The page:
Monday, August 3, 2009

Drake's equation

I think that one's given far too much credit.
Parameters in it just do not correspond to any real, measurable quantities, and there's far too many assumptions.

Reality is very complicated. There is a wide variety of stars, some of them more variable than others (and thus more of hazard to life), with a range of lifetimes. There's wide variety of planetary systems possible. Some systems may be slow to develop intelligent life and may require long-lived, old stars - and some systems may develop intelligent life relatively quickly.
It could be that unusually large moon is a requirement - Earth got one, and we do not even know if irregularity of combination of moon&sun tides is absolutely essential or unimportant. Nor do we know how common are planets with large moons. Most curiously, looking from Earth, moon has almost same disk size as Sun - we don't know if that doesn't matter or is very important to development of culture.
It could be that Jupiter is very important for diverting comets and protecting earth from constant asteroid bombardment - if there was a dinosaur killing sized meteorite every 20 millions years, intelligent life might never have evolved on Earth (that's what Stephen Hawking thinks about it, and it seems quite reasonable). Some stars are poor in heavy elements, and life as we know it requires heavy elements. Position of star within the galaxy may matter a lot.

But, of course, Drake's equation has nothing of that. No, it just has abstract "planets within continuously habitable zone". Err. Our own orbit is not 'continuously habitable' for most animals larger than rat - because of asteroids and comets that intersect it once in a while - look at what happened to dinosaurs, and exact same thing would happen to us, should dino-killing meteorite strike tomorrow. Not to mention that solar variability results in ice ages. Such somewhat hostile but not too hostile environment may be yet another requirement for intelligent life.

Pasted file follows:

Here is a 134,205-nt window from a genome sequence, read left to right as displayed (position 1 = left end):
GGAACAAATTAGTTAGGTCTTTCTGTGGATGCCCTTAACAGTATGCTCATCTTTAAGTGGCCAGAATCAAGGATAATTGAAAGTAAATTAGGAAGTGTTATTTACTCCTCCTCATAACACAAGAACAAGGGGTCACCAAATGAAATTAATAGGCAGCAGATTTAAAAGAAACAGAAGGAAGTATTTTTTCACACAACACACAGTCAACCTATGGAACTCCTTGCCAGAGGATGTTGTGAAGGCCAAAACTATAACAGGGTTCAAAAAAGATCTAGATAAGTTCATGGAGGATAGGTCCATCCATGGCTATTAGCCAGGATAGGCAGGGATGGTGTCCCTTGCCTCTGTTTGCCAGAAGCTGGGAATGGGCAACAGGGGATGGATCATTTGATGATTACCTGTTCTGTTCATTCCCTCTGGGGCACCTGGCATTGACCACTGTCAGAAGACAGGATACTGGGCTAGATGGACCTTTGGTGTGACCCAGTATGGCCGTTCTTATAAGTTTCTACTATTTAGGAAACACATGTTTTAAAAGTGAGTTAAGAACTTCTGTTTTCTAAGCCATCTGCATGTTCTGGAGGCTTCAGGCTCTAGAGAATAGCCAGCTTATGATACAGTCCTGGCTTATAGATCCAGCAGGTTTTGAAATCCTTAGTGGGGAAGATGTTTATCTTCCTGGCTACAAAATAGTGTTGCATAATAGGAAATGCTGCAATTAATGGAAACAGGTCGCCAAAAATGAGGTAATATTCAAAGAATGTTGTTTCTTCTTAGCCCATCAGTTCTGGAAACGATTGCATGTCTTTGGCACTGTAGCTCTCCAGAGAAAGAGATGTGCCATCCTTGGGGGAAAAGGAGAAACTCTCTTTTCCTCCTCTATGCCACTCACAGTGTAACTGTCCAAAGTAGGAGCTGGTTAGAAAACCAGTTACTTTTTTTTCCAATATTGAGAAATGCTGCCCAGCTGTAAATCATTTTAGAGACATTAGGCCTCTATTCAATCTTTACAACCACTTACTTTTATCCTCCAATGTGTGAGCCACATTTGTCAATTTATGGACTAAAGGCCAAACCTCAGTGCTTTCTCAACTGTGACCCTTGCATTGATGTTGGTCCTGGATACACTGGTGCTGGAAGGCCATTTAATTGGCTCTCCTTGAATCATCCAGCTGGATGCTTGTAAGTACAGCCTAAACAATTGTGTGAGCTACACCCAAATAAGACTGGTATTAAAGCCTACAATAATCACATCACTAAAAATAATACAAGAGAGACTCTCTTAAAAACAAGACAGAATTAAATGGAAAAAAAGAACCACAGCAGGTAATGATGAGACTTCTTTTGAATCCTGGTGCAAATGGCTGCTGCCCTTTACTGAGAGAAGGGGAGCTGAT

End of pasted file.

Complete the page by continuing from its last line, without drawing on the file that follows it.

It's not hard to imagine a habitable world where survival is too hard for anything big, and nothing intelligent ever evolves. It is not hard to imagine Eden without the apple, a world that is too perfect for life, where apes are never forced off the trees then forced to survive ice age. Would the competition between species compensate, leading to intelligence even on such very hospitable planets? Or would it not? We do not know. Worse yet we don't even know what factors we do not know. All what we know is that a planet with history identical to that of Earth's would result in human society - with no knowledge whatsoever as of how closely similar a planet needs to be to develop something else that also sends radio signals.

There is far more variables in reality than in Drake's equation, and those variables are not merely multiplied together, but are all inter-linked in very nonlinear ways (and its not probabilities that vary, but probability distributions). There could be probability of intelligent life on planets with huge moon, and another, lower probability for planets without huge moon - or it may just take longer for intelligent life to emerge without moon, requiring much older, lighter, earlier star - which may be poorer in heavy elements. There can be varying size moons. And then probability of having a planet with huge moon within habitable zone may depend to mass of star (which is linked to lifetime). You cannot meaningfully dissect that mess into half dozen abstract parameters that are just multiplied together. It's like dissecting a hologram - each piece will still be as complex as whole, unless you get to *really* tiny pieces.


  1. Agreed. I had a very similar reaction when I first saw the equation, which not suprisingly, was on a popular science show.

  2. It's very similar in terms of trying to "predict" the number of planets in the galaxy etc.

    Personally, I consider calculations of this sort as nothing but a glorified guess. Like they don't know anyway, but pretend to do so with fancy mathematics.